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August 1976

Telephoners' Impetigo

Author Affiliations



San Antonio

Arch Dermatol. 1976;112(8):1178. doi:10.1001/archderm.1976.01630320076031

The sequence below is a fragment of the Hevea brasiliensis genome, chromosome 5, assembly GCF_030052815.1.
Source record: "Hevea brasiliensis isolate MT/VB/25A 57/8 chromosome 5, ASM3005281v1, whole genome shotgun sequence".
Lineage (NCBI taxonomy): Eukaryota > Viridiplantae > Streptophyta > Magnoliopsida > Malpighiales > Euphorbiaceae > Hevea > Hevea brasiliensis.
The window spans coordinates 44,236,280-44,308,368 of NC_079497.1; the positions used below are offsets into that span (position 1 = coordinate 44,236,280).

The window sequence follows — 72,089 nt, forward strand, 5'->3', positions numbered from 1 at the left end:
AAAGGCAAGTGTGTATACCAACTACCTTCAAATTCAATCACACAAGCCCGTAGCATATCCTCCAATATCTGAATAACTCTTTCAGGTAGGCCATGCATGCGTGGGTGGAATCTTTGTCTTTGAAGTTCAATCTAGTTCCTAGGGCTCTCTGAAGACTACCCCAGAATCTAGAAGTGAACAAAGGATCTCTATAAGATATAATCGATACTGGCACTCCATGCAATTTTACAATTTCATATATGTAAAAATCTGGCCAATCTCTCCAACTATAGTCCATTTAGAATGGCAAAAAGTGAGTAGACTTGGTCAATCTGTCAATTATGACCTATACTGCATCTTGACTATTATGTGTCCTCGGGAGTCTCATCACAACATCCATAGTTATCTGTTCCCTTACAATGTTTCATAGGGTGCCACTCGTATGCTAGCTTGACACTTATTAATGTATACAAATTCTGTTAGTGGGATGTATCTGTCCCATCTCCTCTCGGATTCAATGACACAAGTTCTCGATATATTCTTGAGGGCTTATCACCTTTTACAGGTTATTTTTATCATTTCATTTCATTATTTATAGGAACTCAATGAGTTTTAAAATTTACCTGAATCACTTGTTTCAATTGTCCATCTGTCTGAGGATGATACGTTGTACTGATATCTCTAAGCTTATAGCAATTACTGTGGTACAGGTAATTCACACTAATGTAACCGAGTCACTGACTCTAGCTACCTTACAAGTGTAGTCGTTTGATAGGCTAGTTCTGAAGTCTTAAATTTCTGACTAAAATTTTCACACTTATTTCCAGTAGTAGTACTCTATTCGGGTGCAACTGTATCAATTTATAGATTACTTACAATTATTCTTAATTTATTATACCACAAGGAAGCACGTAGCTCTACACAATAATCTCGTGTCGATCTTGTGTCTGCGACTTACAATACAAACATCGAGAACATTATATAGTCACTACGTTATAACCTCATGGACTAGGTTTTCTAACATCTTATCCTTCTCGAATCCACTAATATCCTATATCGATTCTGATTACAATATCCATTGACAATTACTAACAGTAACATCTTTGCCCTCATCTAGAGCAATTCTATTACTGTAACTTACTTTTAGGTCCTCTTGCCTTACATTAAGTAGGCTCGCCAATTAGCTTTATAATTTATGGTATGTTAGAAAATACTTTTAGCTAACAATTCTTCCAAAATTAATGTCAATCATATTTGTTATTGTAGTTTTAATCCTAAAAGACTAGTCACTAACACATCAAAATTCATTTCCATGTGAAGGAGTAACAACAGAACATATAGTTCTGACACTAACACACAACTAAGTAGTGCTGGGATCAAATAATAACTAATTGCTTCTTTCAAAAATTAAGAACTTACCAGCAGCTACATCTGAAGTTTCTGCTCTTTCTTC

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To the Editor.—  We have recently seen four cases of unilateral bullous staphylococcal impetigo localized to the posterior part of the superior auricle of the ear (Figure). All four cases were in white women, three teenagers and one woman aged 44 years. After much puzzlement as to the cause of such a strangely localized area of impetigo, we found that all patients had in common a tendency to talk on the telephone for long periods of time. Coagulase-positive Staphylococcus aureus grew from cultures of all lesions, and all lesions responded to compresses, gentle debridement, and bacitracin applied topically over a period of three to four days.None of the patients had any other preexisting dermatitis, concomitant infectious process, or history of eczematous disease. Tzanck smears were done on two patients and failed to demonstrate any evidence of giant cells.Purely Staphylococcal lesions of impetigo are initially bullous and often

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